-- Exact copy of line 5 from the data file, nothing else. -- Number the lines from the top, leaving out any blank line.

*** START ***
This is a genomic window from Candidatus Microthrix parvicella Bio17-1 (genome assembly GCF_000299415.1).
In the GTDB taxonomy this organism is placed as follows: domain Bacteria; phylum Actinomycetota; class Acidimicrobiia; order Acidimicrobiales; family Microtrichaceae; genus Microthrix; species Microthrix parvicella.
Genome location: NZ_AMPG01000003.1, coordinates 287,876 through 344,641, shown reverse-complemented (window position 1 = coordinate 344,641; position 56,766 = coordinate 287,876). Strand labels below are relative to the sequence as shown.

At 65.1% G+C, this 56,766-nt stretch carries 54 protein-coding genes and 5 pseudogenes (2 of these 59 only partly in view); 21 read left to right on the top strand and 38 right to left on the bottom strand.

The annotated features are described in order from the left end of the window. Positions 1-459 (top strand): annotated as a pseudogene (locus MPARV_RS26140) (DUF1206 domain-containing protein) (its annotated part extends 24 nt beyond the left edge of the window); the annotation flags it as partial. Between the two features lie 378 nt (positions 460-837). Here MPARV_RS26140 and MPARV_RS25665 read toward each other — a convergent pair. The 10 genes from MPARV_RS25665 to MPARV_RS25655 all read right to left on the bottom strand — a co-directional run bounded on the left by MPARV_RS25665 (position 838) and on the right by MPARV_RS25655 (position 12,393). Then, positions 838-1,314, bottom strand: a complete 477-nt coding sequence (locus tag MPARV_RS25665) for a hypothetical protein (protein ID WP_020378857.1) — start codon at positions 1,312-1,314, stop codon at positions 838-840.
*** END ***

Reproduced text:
The annotated features are described in order from the left end of the window. Positions 1-459 (top strand): annotated as a pseudogene (locus MPARV_RS26140) (DUF1206 domain-containing protein) (its annotated part extends 24 nt beyond the left edge of the window); the annotation flags it as partial. Between the two features lie 378 nt (positions 460-837). Here MPARV_RS26140 and MPARV_RS25665 read toward each other — a convergent pair. The 10 genes from MPARV_RS25665 to MPARV_RS25655 all read right to left on the bottom strand — a co-directional run bounded on the left by MPARV_RS25665 (position 838) and on the right by MPARV_RS25655 (position 12,393). Then, positions 838-1,314, bottom strand: a complete 477-nt coding sequence (locus tag MPARV_RS25665) for a hypothetical protein (protein ID WP_020378857.1) — start codon at positions 1,312-1,314, stop codon at positions 838-840.